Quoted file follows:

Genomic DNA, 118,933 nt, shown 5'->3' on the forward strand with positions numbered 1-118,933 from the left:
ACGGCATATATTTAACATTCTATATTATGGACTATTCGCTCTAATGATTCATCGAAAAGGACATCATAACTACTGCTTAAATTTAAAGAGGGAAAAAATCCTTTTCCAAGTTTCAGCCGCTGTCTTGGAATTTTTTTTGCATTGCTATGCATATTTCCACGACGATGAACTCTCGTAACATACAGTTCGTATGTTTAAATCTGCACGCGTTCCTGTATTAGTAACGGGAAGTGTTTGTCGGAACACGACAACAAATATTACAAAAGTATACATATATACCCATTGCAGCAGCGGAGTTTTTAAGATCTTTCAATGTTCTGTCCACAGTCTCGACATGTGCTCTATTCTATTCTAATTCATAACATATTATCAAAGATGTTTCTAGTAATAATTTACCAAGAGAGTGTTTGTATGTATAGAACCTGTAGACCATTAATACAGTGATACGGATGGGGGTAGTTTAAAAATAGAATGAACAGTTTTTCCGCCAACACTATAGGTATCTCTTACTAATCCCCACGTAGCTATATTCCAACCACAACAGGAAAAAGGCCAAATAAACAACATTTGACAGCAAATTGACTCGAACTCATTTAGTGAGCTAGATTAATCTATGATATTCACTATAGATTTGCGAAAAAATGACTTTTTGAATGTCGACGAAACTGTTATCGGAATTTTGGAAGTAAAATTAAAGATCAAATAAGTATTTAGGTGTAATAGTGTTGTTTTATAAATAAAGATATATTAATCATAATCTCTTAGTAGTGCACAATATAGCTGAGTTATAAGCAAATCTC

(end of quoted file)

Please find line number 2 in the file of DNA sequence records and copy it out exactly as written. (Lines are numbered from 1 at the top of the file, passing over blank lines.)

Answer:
ACGGCATATATTTAACATTCTATATTATGGACTATTCGCTCTAATGATTCATCGAAAAGGACATCATAACTACTGCTTAAATTTAAAGAGGGAAAAAATCCTTTTCCAAGTTTCAGCCGCTGTCTTGGAATTTTTTTTGCATTGCTATGCATATTTCCACGACGATGAACTCTCGTAACATACAGTTCGTATGTTTAAATCTGCACGCGTTCCTGTATTAGTAACGGGAAGTGTTTGTCGGAACACGACAACAAATATTACAAAAGTATACATATATACCCATTGCAGCAGCGGAGTTTTTAAGATCTTTCAATGTTCTGTCCACAGTCTCGACATGTGCTCTATTCTATTCTAATTCATAACATATTATCAAAGATGTTTCTAGTAATAATTTACCAAGAGAGTGTTTGTATGTATAGAACCTGTAGACCATTAATACAGTGATACGGATGGGGGTAGTTTAAAAATAGAATGAACAGTTTTTCCGCCAACACTATAGGTATCTCTTACTAATCCCCACGTAGCTATATTCCAACCACAACAGGAAAAAGGCCAAATAAACAACATTTGACAGCAAATTGACTCGAACTCATTTAGTGAGCTAGATTAATCTATGATATTCACTATAGATTTGCGAAAAAATGACTTTTTGAATGTCGACGAAACTGTTATCGGAATTTTGGAAGTAAAATTAAAGATCAAATAAGTATTTAGGTGTAATAGTGTTGTTTTATAAATAAAGATATATTAATCATAATCTCTTAGTAGTGCACAATATAGCTGAGTTATAAGCAAATCTC